The consultation - what you can do

The statutory employer consultation on cost sharing opened on Monday 3 September at 9am and will run until 5pm on Friday 2 November.

This is your chance to tell your employer and the USS trustee what you think about the proposed cost sharing provisions, the proposed schedule of phasing in of higher contributions, and the removal of the employer match from 1 April 2019. Member contributions are proposed to increase from 8% to 8.8% of salary from 1 April 2019, with further increases to be phased in at 1 October 2019 (10.4% of salary) and 1 April 2020 (11.7% of salary).

By now you should have received a leaflet from your employer outlining the proposed changes and telling you how you can respond to them.

You’ll need to visit the employer consultation website, where you’ll find the response form and a host of useful resources, including:

Your response is important – it will be considered by your employer and by the trustee, alongside feedback from your colleagues, before any final decisions about changes to USS are made. All responses are anonymous, unless you choose to include your personal details.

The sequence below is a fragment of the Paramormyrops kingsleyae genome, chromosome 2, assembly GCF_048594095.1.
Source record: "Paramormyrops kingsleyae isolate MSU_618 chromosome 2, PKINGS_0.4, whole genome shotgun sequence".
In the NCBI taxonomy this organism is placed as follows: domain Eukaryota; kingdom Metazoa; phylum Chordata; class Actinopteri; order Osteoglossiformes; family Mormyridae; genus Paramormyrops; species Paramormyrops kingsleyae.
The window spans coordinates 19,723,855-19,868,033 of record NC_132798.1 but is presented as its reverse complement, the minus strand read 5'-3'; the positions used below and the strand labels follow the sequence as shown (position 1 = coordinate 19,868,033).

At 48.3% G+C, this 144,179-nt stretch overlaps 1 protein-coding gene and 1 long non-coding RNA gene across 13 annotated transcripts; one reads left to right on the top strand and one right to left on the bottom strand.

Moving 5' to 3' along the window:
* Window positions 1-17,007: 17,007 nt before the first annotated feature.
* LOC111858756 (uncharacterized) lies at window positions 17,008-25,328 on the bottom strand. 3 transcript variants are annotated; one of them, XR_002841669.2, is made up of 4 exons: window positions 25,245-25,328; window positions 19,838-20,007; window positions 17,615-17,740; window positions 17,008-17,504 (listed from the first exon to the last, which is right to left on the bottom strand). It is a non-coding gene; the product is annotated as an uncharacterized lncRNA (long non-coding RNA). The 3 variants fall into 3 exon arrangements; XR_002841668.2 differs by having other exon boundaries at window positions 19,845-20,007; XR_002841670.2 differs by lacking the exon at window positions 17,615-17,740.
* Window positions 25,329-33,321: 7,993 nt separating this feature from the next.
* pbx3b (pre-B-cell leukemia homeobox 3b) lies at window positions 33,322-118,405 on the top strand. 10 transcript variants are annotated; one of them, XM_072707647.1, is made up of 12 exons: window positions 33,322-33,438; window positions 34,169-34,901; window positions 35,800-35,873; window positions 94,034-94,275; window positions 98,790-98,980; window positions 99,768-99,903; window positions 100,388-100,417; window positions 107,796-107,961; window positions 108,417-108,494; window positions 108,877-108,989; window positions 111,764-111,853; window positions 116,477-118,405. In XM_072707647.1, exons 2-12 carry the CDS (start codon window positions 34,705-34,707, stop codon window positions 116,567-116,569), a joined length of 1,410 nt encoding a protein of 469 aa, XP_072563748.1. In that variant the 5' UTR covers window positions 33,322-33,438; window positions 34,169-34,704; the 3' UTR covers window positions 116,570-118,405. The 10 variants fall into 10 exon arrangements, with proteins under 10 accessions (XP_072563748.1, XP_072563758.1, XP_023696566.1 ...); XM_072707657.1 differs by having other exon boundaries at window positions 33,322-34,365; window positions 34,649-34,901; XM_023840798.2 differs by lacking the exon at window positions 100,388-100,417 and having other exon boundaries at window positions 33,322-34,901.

You’ll need your USS member number and National Insurance Number to access the response form.

The changes have been proposed in order to address the rising cost of providing benefits to USS members, and to tackle the funding deficit in the scheme – both identified in the 2017 valuation.

The cost sharing provisions are a default process that takes effect when the cost of the scheme has increased and the Joint Negotiating Committee (JNC) does not reach a decision on benefit and/or contribution changes. The concept was first introduced through the JNC in 2011 at the request of stakeholders, and then amended in 2014.

Find out more about the proposed changes and see how they would affect your take home pay, before you submit your response.

Please note, where an employer has less than 50 UK employees, it isn’t required by law to consult.

For a glossary of our terms please see more information on our important terms page.

Published date: 4 September 2018